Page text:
“Niels Bohr” b/w “I’ve Been On a Lot of Camels”
Dull Knife

Lately there’s been a self-imposed theory by the almighty Lutzko of Columbus’ Unholy Two that bands are crimping his style. Given the last few live shows that I’ve seen and, by comparison, listening to the latest batch of pigfuck hopefuls that have crossed my desk, I’m beginning to believe him. Normally I’d be smitten with a new single from Lamps, especially when in the mood for a prototypical blunt distorto swindle. But like a bevy of AmRep wannabes, this Los Angeles group seems to be running on the basic “stab first, ask for apologies later” type of fumes. Not that I’m opposed to music that’s this visceral, it just sounds like, most notably on the A-side, they are stealing the thunder of their superiors, namely Mayyors, Drunkdriver and the aforementioned Unholy Two. “I’ve Been on a Lot of Camels” is much more caustic and original, though, channeling Bleach-era Nirvana by way of Chrome by way of a subterranean, impossible to find GG cut. Still, I played it twice, and it’s just not that effective. Maybe in LA things just aren’t as rough as they once seemed.

The Liminanas
“I’m Dead” b/w “Migas 2000”

Little labels like Hozac have been harbingers for the trashy French scum punk, which makes the debut from the Liminanas such a pleasant surprise. Despite the ominous and, admittedly, rote title, “I’m Dead” sways with a sound sweet and innocent enough not to zoom over the heads of the average Ravonettes fanatic, yet it’s musty enough to satiate those who continue to be addicted to the well tread ’60s garage beat. Think about the most sparklingly Spectorish sides of a Nuggets boxset emanating from the corner of an intimate attic show. On a normal day I might find the B-side, “Migas 2000,” and its Franco-tongued mystique a hokey Gainsbourg-aping diversion. But I also think this might be like what VU would have sounded like had they played residencies at Parisian Go-Go clubs instead of haute NYC loft parties. Whether or not this is tapping into some revived swinging youth movement we don’t know about is irrelevant, as it’s catchy and fried as you could hope the polar opposite of, let’s say, Cheveu to be.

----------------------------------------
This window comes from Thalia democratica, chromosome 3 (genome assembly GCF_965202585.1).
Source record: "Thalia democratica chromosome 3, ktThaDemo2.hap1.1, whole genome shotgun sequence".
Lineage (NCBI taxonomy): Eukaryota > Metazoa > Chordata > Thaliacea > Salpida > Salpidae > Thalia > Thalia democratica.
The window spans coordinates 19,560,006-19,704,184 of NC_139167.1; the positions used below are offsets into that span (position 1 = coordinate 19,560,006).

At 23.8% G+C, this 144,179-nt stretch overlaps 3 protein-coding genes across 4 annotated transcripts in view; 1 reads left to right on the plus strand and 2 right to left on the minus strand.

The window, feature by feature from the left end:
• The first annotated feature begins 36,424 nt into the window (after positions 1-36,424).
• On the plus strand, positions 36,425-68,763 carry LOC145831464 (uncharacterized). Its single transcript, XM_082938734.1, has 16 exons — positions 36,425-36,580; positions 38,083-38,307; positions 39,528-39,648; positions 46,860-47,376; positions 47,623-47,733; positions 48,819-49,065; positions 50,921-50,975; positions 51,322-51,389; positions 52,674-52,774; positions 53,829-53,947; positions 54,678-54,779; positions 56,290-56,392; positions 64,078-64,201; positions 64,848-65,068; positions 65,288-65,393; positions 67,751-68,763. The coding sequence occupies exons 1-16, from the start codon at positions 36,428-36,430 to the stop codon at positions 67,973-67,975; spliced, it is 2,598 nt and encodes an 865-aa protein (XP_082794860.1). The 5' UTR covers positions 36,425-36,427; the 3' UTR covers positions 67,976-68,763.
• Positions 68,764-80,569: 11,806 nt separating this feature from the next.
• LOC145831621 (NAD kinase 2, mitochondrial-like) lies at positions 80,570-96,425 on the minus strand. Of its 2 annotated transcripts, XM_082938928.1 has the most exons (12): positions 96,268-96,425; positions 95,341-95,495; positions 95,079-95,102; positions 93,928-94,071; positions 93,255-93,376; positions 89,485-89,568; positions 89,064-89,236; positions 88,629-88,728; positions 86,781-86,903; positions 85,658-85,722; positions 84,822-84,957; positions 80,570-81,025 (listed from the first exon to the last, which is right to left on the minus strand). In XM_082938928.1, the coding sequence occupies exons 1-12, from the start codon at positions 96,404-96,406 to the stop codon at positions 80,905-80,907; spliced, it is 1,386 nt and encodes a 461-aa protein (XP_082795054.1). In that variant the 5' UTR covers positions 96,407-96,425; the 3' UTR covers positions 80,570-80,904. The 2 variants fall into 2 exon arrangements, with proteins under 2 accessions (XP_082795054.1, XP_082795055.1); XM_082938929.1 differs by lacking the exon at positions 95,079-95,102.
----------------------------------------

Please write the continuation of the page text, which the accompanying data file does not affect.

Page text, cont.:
“Love Rules” b/w “You Only Love Me When I Tell You I’m Wrong”
De Stijl

If you read Primitive Futures regularly, you’d know we have been privy to London’s Pens since the very beginning. “Love Rules” shows the trio hasn’t progressed all that much. In fact, to a degree, the girls have regressed. The song revels in a sort of double-dutch, nursery rhyme sing-song, but they could read me the classified adverts and I’d be just as smitten. There’s a naivety to what they do that’s impossible to pin down, a glee that gives one the feeling there’s more partying going on than actually practicing. This single is a bit quieter, more shimmy and introspect, though no less adorable or playful, than their prior output. That’s especially true on “You Only Love Me When I Tell You I’m Wrong,” where it sounds like the only records in their collection are (ahem) penned by Prats and Silver, DIY sides by barely legal proto-punks way, way before shit and gaze became associated with each other. It would be nice to see them stretch out and try a tune that doesn’t blare like (Times New Viking keyboardist and singer) Beth Murphy’s voicemail through tweeter-only speakers, but that might call for serious commitment. That said, I wouldn’t have it any other way.
Kevin J. Elliott